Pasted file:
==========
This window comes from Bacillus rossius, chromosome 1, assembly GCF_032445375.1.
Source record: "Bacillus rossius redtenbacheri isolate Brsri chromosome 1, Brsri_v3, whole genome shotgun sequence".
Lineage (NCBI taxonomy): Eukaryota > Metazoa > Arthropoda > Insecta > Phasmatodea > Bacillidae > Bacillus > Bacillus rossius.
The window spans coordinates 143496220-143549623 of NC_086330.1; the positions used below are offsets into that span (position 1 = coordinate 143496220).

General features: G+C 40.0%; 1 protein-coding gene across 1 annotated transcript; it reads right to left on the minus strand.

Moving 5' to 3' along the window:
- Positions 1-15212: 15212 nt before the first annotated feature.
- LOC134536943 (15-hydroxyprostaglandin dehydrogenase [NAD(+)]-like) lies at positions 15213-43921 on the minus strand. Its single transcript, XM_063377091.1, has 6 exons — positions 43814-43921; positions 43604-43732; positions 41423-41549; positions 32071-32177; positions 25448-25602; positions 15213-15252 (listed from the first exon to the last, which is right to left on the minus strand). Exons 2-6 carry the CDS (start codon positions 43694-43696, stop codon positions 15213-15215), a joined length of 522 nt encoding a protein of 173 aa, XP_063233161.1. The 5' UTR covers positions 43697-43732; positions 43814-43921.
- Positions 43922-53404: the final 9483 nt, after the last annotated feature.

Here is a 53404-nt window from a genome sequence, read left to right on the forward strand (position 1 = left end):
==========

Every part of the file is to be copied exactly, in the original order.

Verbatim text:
This window comes from Bacillus rossius, chromosome 1, assembly GCF_032445375.1.
Source record: "Bacillus rossius redtenbacheri isolate Brsri chromosome 1, Brsri_v3, whole genome shotgun sequence".
Lineage (NCBI taxonomy): Eukaryota > Metazoa > Arthropoda > Insecta > Phasmatodea > Bacillidae > Bacillus > Bacillus rossius.
The window spans coordinates 143496220-143549623 of NC_086330.1; the positions used below are offsets into that span (position 1 = coordinate 143496220).

General features: G+C 40.0%; 1 protein-coding gene across 1 annotated transcript; it reads right to left on the minus strand.

Moving 5' to 3' along the window:
- Positions 1-15212: 15212 nt before the first annotated feature.
- LOC134536943 (15-hydroxyprostaglandin dehydrogenase [NAD(+)]-like) lies at positions 15213-43921 on the minus strand. Its single transcript, XM_063377091.1, has 6 exons — positions 43814-43921; positions 43604-43732; positions 41423-41549; positions 32071-32177; positions 25448-25602; positions 15213-15252 (listed from the first exon to the last, which is right to left on the minus strand). Exons 2-6 carry the CDS (start codon positions 43694-43696, stop codon positions 15213-15215), a joined length of 522 nt encoding a protein of 173 aa, XP_063233161.1. The 5' UTR covers positions 43697-43732; positions 43814-43921.
- Positions 43922-53404: the final 9483 nt, after the last annotated feature.

Here is a 53404-nt window from a genome sequence, read left to right on the forward strand (position 1 = left end):